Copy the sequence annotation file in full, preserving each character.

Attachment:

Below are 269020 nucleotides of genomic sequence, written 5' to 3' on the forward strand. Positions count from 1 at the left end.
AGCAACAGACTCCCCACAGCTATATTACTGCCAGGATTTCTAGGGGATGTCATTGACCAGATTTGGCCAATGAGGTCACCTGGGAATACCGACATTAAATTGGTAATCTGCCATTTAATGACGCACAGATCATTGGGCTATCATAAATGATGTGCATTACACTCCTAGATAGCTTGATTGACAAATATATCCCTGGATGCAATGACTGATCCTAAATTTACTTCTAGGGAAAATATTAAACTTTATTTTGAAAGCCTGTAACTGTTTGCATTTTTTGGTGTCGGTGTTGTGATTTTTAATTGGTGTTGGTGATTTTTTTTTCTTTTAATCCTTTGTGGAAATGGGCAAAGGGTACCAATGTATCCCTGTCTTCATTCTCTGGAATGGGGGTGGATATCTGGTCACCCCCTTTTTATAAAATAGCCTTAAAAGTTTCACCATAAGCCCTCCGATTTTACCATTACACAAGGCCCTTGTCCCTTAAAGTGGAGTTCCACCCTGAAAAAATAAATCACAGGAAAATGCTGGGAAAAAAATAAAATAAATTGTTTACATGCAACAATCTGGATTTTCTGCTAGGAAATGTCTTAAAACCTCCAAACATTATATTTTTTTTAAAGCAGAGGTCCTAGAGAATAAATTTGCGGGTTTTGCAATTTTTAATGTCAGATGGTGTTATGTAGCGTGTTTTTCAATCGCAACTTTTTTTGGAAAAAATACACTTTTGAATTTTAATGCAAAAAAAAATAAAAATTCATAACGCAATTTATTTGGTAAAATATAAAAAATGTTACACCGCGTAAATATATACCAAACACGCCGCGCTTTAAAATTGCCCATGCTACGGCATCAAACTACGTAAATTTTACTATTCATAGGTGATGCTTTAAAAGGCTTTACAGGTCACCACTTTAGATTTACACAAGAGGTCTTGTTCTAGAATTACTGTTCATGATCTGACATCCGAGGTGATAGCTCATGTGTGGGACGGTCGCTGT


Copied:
Below are 269020 nucleotides of genomic sequence, written 5' to 3' on the forward strand. Positions count from 1 at the left end.
AGCAACAGACTCCCCACAGCTATATTACTGCCAGGATTTCTAGGGGATGTCATTGACCAGATTTGGCCAATGAGGTCACCTGGGAATACCGACATTAAATTGGTAATCTGCCATTTAATGACGCACAGATCATTGGGCTATCATAAATGATGTGCATTACACTCCTAGATAGCTTGATTGACAAATATATCCCTGGATGCAATGACTGATCCTAAATTTACTTCTAGGGAAAATATTAAACTTTATTTTGAAAGCCTGTAACTGTTTGCATTTTTTGGTGTCGGTGTTGTGATTTTTAATTGGTGTTGGTGATTTTTTTTTCTTTTAATCCTTTGTGGAAATGGGCAAAGGGTACCAATGTATCCCTGTCTTCATTCTCTGGAATGGGGGTGGATATCTGGTCACCCCCTTTTTATAAAATAGCCTTAAAAGTTTCACCATAAGCCCTCCGATTTTACCATTACACAAGGCCCTTGTCCCTTAAAGTGGAGTTCCACCCTGAAAAAATAAATCACAGGAAAATGCTGGGAAAAAAATAAAATAAATTGTTTACATGCAACAATCTGGATTTTCTGCTAGGAAATGTCTTAAAACCTCCAAACATTATATTTTTTTTAAAGCAGAGGTCCTAGAGAATAAATTTGCGGGTTTTGCAATTTTTAATGTCAGATGGTGTTATGTAGCGTGTTTTTCAATCGCAACTTTTTTTGGAAAAAATACACTTTTGAATTTTAATGCAAAAAAAAATAAAAATTCATAACGCAATTTATTTGGTAAAATATAAAAAATGTTACACCGCGTAAATATATACCAAACACGCCGCGCTTTAAAATTGCCCATGCTACGGCATCAAACTACGTAAATTTTACTATTCATAGGTGATGCTTTAAAAGGCTTTACAGGTCACCACTTTAGATTTACACAAGAGGTCTTGTTCTAGAATTACTGTTCATGATCTGACATCCGAGGTGATAGCTCATGTGTGGGACGGTCGCTGT